Our View: Gaining ground


The announcement this week that the Steamboat Springs High School football team won the academic state championship in Class 3A is an excellent sign that the program is headed in the right direction.

2004 was not the easiest of years for the football team. It began with the departure of coach Mark Drake, who was forced to resign after 30 years at the school. Drake had led the team to a state semifinal berth in 2003, and many disagreed with the school district's decision not to extend him another contract. (It should be noted that Drake had taken early retirement and had agreed to a short-term contract that the school district was under no obligation to renew.)

Aaron Finch was named the team's head coach and got off to a slow start. The Sailors lost their first five games. Then came the game against Battle Mountain in mid-October. After the game, the Battle Mountain coach alleged that the Sailors made disparaging, racist remarks during and after the game to the Battle Mountain players. The allegations were never substantiated, but they drew statewide attention.

To the school district's credit, Finch and school officials investigated the allegations thoroughly. They even took the step of organizing a meeting between Steamboat Springs students and Battle Mountain students at a neutral location. That meeting did not heal all of the wounds between the two schools, but the students who participated acknowledged that they have greater respect and understanding for each other.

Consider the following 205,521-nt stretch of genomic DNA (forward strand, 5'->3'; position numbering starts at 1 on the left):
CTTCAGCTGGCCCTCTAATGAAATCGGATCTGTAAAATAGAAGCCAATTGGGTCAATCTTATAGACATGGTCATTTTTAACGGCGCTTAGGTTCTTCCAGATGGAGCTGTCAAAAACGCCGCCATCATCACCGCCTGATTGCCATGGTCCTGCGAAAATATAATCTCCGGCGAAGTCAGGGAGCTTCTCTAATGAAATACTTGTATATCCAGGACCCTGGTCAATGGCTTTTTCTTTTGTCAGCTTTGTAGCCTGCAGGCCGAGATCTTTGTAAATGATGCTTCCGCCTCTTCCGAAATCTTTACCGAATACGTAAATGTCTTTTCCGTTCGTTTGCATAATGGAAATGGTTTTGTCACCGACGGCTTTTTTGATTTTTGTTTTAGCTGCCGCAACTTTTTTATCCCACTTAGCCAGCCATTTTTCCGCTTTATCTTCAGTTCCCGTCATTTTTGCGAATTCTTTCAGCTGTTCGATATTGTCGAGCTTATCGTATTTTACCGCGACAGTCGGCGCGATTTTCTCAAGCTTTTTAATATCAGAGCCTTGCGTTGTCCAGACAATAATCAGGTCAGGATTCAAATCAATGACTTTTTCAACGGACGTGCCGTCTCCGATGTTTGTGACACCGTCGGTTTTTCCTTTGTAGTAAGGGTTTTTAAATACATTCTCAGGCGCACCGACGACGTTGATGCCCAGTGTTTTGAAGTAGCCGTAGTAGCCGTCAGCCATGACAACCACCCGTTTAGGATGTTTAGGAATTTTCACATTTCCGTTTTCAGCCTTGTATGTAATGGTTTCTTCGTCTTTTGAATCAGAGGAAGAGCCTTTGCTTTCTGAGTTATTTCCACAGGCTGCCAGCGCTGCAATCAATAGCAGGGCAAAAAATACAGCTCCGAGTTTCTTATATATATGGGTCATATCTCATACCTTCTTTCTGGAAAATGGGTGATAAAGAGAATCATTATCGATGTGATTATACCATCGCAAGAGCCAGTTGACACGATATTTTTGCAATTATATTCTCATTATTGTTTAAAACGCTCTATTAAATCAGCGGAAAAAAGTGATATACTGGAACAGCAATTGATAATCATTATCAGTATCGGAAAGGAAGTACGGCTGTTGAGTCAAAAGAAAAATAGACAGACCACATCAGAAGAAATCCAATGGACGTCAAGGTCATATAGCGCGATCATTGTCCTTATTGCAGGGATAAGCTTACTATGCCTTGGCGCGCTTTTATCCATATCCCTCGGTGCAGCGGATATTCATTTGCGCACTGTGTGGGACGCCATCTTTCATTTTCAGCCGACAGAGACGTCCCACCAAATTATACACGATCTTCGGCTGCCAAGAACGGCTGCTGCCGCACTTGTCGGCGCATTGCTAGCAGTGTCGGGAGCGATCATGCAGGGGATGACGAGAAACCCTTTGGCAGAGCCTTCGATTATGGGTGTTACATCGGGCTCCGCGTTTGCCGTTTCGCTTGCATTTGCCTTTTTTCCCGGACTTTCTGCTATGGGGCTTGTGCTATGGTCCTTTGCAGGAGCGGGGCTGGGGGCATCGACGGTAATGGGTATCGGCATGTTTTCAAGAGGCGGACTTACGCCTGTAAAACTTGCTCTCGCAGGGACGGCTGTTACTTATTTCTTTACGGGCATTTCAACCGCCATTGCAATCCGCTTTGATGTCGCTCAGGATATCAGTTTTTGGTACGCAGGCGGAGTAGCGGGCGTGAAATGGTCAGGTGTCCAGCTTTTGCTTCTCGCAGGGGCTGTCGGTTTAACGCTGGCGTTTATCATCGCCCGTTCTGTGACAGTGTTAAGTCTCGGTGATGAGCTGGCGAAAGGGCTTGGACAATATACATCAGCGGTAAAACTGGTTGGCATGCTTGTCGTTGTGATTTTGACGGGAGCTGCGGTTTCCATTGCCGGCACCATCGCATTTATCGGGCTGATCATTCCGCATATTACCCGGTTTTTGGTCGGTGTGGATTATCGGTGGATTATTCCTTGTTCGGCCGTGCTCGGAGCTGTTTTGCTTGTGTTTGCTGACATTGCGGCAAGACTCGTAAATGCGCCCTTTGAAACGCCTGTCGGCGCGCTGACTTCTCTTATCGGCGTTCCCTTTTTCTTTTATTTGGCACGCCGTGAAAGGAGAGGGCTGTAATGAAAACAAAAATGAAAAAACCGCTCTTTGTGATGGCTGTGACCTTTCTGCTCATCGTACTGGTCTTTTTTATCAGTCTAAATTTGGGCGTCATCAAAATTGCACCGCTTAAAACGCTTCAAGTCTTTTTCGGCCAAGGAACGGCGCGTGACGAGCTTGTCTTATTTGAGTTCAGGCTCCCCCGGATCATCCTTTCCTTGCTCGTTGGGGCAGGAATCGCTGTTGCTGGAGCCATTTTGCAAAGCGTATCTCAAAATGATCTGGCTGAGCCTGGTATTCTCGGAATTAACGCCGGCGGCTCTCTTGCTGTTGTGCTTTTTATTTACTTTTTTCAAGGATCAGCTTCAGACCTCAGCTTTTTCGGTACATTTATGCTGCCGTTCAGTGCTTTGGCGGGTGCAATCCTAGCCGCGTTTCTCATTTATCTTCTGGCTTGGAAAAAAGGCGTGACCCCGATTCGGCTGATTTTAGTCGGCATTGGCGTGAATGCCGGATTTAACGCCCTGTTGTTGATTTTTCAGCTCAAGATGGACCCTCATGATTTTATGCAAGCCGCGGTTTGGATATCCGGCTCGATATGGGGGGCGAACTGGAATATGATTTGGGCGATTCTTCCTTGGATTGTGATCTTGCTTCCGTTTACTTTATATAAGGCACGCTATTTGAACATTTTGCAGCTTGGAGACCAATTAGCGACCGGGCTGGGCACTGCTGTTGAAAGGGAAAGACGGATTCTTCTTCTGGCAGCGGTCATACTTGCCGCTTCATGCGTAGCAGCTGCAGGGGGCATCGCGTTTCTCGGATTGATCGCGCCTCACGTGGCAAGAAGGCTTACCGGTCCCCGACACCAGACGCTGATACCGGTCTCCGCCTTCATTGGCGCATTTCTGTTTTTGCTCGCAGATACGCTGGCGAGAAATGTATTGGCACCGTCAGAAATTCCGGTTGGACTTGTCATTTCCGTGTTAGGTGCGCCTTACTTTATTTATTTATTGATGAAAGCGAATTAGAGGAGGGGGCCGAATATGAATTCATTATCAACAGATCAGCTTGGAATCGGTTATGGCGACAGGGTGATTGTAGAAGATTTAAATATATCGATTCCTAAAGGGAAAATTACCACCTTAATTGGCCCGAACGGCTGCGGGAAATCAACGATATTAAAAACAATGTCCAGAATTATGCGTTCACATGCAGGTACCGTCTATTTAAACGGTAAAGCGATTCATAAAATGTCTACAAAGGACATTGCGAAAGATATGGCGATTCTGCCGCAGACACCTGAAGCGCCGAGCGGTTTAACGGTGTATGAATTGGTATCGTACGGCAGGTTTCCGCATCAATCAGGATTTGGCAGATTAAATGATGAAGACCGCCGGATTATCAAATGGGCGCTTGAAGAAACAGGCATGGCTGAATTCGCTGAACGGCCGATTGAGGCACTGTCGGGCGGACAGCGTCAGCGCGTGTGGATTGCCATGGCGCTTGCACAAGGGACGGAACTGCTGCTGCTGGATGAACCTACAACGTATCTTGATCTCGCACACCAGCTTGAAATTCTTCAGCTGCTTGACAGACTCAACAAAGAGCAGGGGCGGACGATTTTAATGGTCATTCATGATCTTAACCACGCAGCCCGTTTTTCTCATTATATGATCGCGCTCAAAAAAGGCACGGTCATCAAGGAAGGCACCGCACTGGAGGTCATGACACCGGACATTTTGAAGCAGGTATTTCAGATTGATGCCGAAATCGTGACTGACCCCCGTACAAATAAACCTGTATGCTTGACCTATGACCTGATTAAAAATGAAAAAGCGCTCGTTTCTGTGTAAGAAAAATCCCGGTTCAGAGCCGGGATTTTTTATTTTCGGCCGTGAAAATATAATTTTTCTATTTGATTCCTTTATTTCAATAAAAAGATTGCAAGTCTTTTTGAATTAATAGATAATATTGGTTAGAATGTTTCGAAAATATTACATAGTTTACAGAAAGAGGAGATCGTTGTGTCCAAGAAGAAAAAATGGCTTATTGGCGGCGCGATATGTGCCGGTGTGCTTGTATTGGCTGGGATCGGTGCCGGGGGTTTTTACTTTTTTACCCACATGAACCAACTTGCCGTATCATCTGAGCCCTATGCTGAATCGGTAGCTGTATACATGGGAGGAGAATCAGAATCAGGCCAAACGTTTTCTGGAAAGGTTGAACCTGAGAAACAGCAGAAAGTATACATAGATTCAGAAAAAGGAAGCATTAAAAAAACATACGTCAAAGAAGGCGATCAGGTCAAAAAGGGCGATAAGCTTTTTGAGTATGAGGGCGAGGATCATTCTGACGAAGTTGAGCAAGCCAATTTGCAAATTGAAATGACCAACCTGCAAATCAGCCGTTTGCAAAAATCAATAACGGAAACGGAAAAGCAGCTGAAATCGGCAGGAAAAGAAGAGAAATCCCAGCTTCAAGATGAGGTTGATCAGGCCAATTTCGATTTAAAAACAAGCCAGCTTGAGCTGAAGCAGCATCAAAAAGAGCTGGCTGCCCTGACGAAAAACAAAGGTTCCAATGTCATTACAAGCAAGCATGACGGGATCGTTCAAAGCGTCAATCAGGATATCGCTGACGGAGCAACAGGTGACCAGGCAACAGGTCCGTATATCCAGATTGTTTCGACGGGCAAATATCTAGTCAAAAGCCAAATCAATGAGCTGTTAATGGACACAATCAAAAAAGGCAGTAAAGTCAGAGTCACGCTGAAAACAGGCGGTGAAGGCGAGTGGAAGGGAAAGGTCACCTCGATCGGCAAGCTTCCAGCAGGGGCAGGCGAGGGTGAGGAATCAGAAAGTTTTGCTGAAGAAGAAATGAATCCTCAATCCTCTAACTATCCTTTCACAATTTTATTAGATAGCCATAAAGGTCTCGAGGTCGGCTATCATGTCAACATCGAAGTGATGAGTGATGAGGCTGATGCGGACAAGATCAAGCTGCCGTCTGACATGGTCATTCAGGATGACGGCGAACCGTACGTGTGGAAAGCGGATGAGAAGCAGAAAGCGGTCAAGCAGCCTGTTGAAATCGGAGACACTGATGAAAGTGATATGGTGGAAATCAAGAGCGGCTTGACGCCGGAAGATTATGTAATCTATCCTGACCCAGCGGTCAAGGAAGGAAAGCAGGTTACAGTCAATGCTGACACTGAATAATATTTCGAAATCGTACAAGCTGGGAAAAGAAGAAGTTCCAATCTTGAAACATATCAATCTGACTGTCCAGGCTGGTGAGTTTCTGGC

Even after such an ugly start on and off the field, the Sailors somehow righted their ship. They closed the season with four consecutive wins, including a big victory against playoff-bound Glenwood Springs in the finale.

The Sailors survived an 0-5 start and took the right steps to address the Battle Mountain allegations. The four consecutive wins gave the team a respectable 4-5 record. In the face of significant adversity, Finch and the Sailors found a way to turn their season around.

But those achievements are modest in comparison to winning the academic state championship. The Colorado High School Athletics Association awards academic state championships in all sports. The award goes to the team with the highest overall grade point average. The overall GPA is determined by averaging the GPAs of the 80 percent of the team members who played the most.

In Steamboat's case, the average GPA was 3.18, the best in Class 3A.

The academic state championship underscores that Steamboat's players truly are student athletes. High school sports should enhance, not detract from, a student's education. The team GPA suggests that is happening in Steamboat.

Everyone involved in the football program should be proud of the academic state championship. It is clear proof that, despite a rocky start, the program is in good hands under Finch and his staff.


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